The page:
Influenza (in flu EN za), also known as “the flu,” is an illness caused by a virus(es). Different types (strains) of flu virus cause illness each year. These germs are contagious and easily spread from person to person.
How the flu spreads
The flu virus spreads when a person breathes in air droplets from the infected person who coughs, sneezes or even laughs less than 3 feet from another person (Picture 1). The virus can also get into your body when you touch something that the infected person has sneezed, coughed or drooled on and then you touch your mouth, nose or eyes.
Flu germs can live for up to 2 days on hard surfaces like toys, tables, computer keyboards, phones and doorknobs.
An infected person can infect others before he or she knows she has the flu and for at least 7 days after getting sick.
Symptoms of the flu
Symptoms of the flu and a common cold look alike. However, flu symptoms come on faster and are worse. A child who has the flu may have some or all of these:
· runny or stuffy nose
· stomach pain
· muscle and body aches
· sore throat
In some people, the flu may lead to sinus or ear infections, pneumonia or dehydration (being “dried out”). People who have diabetes, heart, lung or kidney problems or a weakened immune system may have a harder time fighting the flu. These people should contact their doctors if they get sick.
Prevent the Flu with the Flu Vaccine
- The best way to help prevent the flu or keep your child or yourself from catching a bad case of it, is to get a flu vaccine every year.
- Anyone who is 6 months or older should have a flu vaccine each year.
- If your child is younger than 8 years old and getting the vaccine for the first time, he or she should get 2 doses in early fall, as soon as the vaccine is available.
Scientists make a new vaccine formula each year based on which strains they predict will appear. That is why the vaccine works better some years than others.
- There are two types of flu vaccines:
- Injection (shot). This is the best choice if your child is older than 6 months. It uses dead virus.
- Intranasal (taken in through the nose) uses a weakened form of live virus. The intranasal form of the vaccine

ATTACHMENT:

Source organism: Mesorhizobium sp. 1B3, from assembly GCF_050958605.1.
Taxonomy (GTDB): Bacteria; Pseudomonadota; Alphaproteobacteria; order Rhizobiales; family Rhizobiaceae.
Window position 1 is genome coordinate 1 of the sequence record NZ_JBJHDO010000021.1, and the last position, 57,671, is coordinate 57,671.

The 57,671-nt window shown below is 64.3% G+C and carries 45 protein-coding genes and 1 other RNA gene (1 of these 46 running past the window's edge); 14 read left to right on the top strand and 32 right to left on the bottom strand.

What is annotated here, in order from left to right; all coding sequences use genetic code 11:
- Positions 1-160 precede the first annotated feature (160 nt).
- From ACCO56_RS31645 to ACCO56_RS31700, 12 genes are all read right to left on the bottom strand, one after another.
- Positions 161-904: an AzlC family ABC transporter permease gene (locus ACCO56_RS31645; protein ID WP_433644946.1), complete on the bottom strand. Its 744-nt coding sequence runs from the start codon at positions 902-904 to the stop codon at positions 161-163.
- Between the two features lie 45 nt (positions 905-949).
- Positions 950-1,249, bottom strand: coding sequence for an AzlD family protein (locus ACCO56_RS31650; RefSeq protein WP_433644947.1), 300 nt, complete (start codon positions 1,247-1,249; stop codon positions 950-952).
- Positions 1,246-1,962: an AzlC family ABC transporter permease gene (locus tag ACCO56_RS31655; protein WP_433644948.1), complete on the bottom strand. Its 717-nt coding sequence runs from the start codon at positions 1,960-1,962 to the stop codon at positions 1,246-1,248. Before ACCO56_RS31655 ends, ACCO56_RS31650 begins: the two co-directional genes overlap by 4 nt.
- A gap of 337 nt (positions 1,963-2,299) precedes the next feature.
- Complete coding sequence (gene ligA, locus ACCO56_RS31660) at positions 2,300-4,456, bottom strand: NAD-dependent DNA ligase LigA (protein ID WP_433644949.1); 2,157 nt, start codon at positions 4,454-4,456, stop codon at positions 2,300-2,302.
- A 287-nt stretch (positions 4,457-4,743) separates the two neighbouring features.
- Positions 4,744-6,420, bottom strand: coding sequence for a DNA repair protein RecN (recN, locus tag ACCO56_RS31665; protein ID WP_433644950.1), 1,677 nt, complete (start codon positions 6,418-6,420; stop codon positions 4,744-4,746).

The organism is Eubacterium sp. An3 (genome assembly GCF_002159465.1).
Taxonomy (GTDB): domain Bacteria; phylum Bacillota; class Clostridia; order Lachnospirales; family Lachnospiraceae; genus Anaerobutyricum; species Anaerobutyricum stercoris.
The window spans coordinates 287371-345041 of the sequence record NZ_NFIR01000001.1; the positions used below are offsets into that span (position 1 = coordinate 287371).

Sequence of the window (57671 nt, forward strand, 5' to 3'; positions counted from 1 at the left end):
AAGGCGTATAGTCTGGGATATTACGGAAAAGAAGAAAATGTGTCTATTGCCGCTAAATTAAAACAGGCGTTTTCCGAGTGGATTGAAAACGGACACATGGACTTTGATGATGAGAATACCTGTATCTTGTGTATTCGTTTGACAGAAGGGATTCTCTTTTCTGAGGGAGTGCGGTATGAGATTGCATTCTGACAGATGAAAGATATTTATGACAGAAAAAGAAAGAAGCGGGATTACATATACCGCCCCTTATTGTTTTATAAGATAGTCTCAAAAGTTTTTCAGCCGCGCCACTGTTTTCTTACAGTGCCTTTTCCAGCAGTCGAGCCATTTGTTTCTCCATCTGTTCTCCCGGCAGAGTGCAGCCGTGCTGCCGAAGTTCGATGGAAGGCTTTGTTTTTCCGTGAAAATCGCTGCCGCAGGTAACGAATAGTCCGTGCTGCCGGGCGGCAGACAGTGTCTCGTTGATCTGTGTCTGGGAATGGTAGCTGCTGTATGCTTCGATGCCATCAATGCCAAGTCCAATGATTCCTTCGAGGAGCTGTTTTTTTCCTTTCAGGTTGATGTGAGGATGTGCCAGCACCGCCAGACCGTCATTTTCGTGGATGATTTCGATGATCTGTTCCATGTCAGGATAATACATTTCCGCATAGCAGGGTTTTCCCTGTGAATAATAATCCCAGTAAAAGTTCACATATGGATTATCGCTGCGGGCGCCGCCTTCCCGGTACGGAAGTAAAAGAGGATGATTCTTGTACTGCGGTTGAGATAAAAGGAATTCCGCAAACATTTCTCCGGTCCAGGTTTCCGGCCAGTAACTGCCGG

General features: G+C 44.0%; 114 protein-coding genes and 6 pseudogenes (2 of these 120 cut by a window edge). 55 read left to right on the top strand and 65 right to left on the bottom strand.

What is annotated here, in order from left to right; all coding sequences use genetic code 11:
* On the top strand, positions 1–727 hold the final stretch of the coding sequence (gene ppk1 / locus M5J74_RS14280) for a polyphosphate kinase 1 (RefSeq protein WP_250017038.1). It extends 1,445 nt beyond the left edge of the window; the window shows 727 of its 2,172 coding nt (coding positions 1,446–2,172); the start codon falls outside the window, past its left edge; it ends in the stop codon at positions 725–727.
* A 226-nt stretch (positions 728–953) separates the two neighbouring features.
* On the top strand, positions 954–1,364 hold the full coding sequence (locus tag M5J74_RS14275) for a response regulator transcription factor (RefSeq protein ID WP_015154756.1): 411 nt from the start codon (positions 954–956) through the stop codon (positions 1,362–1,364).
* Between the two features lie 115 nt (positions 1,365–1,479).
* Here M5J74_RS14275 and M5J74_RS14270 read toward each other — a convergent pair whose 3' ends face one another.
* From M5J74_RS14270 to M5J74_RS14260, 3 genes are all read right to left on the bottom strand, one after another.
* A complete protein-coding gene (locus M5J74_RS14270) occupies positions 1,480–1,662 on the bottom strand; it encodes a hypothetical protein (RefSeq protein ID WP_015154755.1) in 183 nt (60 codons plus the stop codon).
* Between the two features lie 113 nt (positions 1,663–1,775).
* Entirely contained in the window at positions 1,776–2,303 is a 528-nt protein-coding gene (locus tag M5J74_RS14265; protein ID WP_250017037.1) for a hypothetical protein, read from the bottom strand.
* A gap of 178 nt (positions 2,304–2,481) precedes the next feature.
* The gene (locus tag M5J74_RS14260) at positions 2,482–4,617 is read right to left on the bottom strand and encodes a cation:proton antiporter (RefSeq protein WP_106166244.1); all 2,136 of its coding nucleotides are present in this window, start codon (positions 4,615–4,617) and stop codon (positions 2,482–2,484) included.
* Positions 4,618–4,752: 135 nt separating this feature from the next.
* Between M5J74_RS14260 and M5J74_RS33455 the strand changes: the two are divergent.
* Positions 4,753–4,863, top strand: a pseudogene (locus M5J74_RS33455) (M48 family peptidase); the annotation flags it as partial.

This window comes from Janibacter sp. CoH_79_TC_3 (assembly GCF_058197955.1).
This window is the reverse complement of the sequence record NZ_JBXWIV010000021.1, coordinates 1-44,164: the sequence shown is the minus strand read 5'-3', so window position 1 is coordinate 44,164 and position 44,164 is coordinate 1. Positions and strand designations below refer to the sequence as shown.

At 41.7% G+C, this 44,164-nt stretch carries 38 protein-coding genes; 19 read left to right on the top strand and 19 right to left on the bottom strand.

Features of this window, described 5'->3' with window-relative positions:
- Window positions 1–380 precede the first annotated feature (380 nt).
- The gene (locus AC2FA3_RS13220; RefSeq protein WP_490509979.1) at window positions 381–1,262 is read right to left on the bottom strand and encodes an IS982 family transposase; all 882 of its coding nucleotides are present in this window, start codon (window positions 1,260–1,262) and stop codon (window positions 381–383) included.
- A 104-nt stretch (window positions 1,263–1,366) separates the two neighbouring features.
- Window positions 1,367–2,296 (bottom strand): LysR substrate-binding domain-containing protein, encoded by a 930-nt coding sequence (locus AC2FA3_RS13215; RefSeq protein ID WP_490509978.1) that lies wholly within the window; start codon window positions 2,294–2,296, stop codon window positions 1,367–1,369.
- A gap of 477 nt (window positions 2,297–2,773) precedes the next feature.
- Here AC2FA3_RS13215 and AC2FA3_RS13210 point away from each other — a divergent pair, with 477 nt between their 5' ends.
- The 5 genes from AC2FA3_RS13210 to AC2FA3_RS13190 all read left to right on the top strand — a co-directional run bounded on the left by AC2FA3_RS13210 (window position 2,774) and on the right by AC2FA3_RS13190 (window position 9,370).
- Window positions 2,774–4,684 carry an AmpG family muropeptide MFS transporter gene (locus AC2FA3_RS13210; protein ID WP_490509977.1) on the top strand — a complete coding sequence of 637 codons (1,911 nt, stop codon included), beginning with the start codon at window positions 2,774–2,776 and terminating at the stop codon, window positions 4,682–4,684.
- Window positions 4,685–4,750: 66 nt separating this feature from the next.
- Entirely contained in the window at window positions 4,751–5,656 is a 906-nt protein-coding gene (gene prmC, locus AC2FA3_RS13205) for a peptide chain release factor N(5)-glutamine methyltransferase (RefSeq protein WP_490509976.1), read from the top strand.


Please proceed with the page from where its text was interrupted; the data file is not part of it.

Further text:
- should only be given to people who cannot take the shot.
- is for healthy people ages 2 to 49 years who are not pregnant.
- should not be given to anyone caring for a person with a weak immune system.
- Tell your doctor if you or your child have any medical problems or allergies before getting vaccinated. It is safe for anyone with an egg allergy or an allergy to thimerosal to get the vaccine. (Thimerosal is a preservative used in some vaccines. No pre-packaged, single dose flu vaccine contains Thimerosal. Also, thimerosal is not in any vaccine given to children.)
- Tell your doctor if you are pregnant. It is safe and recommended that pregnant women get the flu vaccine.
Other Ways to Prevent the Flu
There are other things you can do and teach your child to do to keep from getting the flu.
- Frequent and good hand washing is VERY important! Wash hands with soap and water for 15 to 20 seconds or the same amount of time it takes to sing the Happy Birthday song two times (Picture 2).
- If you do not have access to soap and water, wash hands with alcohol-based hand wipes or gel hand cleaner that is at least 60% alcohol. When using gel, rub hands until dry.
- Cover your nose and mouth with a tissue when coughing or sneezing. Throw tissues away where no one else can touch them. Wash hands afterward.
- Avoid touching your eyes, nose and mouth whenever possible.
- Wash things used for drinking and eating in hot soapy water. Do not share them with others.
- Wipe down hard surfaces that may have virus germs on them. Use a disinfectant wipe or soap and water.
- Stay away from people who are sick.
- Stay home when you are sick.
- Practice good health habits. Eat a balanced diet, drink plenty of water and get enough rest to keep your immune system strong.
- The doctor may prescribe an antiviral medicine to help your child to get well sooner. The medicine works best if started within 24 hours after symptoms begin.
- Since a virus causes the flu, antibiotics will not help. However, antibiotics may be prescribed to treat a bacterial complication.
- Check your child’s temperature using a digital thermometer. Never use a mercury thermometer. Wash the thermometer thoroughly after each use.
- Use only a rectal (in baby’s bottom) thermometer in infants under 3 months of age.
- For infants 4 months of age or older, take rectal, ear or axillary (armpit) temperatures.
- When your child reaches 4 years of age, oral (mouth) temperatures are OK.
- If your child has pain or fever, you may give acetaminophen (Tylenol®) or ibuprofen (Advil®, Motrin®) as directed. Read the label to know the right dose for your child.
- Do not give your child aspirin or products that contain aspirin! Do not give ibuprofen to children younger than 6 months (Picture 3.)
- Give your child lots of liquids to drink, like water, Pedialyte®, apple juice and popsicles. Call your child’s doctor if your child has:
When to call the doctor
Call your child's doctor if your child has:
- a high fever
- for any age, a temperature over 102°F (38.9°C) that lasts more than 2 days.
- for age 3 months or younger, a temperature of 100.4°F (38°C) or higher.
- signs of dehydration (being “dried out”). These signs include no tears when crying, dry lips, dry and sticky mouth, fewer wet diapers or no urine for 6 or more hours.
- trouble breathing
- little or no appetite and will not eat or drink
- any other symptoms that do not go away or get worse.
When You and Your Child are at the Doctor’s Office, Clinic or Hospital
- You may be asked to wear a mask to protect others if you have flu symptoms.
- Do not worry if you see staff and others wearing masks. They are preventing the spread of germs.
HH-I-245 1/04, Revised 7/19 | Copyright 2004, Nationwide Children’s Hospital